Of course, there are other ways to understand this story. There’s always more than one way to understand whatever we hear. One preacher questions why we always relate the master of this parable of Jesus with the big M Master of the Universe. (Barbara Brown Taylor, “The Parable of the Fearful Investor,” Nov. 13, 2011: http://chapel.duke.edu/worship/worship-services/sermons-bulletins/2011-sermons-archive). Reading from another angle, she wonders if this third slave wasn’t the hero of the story. The whistle-blower of sorts who refused to participate in an economic system, like the one of Jesus’ day, that was eating up the simple people of the land while more fully filling the deep pockets of those profiting from the way it had come to be. Might Jesus have meant the master of this parable was a lower-case m master who just was trying to get more for himself in the end – no matter the cost to those hurt by it all. If we read it that way, this parable becomes a code to Christ’s disciples that refusal to participate with the powers that be will lead to the wrath of those powers coming down upon our head. As he’s about to experience in Jerusalem, do something as rash as not perpetuate the unjust system and the system will ensure we are put out. Taken away the little that we might have and thrown out into utter darkness as one totally worthless in a world set up to take more and more for themselves. . . . The truth remains: We have one life. And just wait until we hear the parable Jesus is about to tell next – at least according to the gospel of Matthew! Come back next week for that one.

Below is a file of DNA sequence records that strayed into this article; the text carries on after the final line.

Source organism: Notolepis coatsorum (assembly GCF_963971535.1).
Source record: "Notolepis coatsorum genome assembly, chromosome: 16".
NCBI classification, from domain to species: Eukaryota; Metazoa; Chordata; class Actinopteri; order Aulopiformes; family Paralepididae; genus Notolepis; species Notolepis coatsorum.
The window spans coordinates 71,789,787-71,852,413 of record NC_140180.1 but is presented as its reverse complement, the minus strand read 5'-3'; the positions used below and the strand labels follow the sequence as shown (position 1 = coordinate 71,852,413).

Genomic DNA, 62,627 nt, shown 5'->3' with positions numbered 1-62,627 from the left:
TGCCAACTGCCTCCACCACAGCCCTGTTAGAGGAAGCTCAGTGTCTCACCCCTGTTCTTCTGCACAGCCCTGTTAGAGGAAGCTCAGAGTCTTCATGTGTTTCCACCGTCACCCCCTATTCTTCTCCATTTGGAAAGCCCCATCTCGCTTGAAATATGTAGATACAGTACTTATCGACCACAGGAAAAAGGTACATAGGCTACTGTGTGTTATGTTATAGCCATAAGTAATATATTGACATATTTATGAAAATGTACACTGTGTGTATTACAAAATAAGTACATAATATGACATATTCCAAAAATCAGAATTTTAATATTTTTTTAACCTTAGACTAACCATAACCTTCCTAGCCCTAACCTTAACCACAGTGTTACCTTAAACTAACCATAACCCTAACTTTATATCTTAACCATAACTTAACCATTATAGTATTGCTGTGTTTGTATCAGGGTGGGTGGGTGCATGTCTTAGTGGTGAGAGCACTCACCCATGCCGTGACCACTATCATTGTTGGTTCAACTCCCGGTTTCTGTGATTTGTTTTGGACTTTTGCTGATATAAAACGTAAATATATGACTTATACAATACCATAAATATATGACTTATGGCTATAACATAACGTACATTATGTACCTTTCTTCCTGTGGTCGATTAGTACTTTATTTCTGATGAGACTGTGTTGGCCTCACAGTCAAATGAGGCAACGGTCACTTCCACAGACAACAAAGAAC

Maybe you’ve heard the brilliant words of the poet Mary Oliver. In a poem entitled “The Summer Day,” Oliver writes, and I quote: “Who made the world? Who made the swan, and the black bear? Who made the grasshopper? This grasshopper, I mean — the one who has flung herself out of the grass, the one who is eating sugar out of my hand, who is moving her jaws back and forth instead of up and down — who is gazing around with her enormous and complicated eyes. Now she lifts her pale forearms and thoroughly washes her face. Now she snaps her wings open, and floats away.” Oliver writes: “I don’t know exactly what a prayer is. I do know how to pay attention, how to fall down into the grass, how to kneel down in the grass, how to be idle and blessed, how to stroll through the fields, which is what I have been doing all day. Tell me,” she writes, “what else should I have done? Doesn’t everything die at last, and too soon? Tell me, what is it you plan to do with your one wild and precious life?” (Mary Oliver, The House Light Beacon Press Boston, 1990 on: http://www.bemindful.org/poems.htm).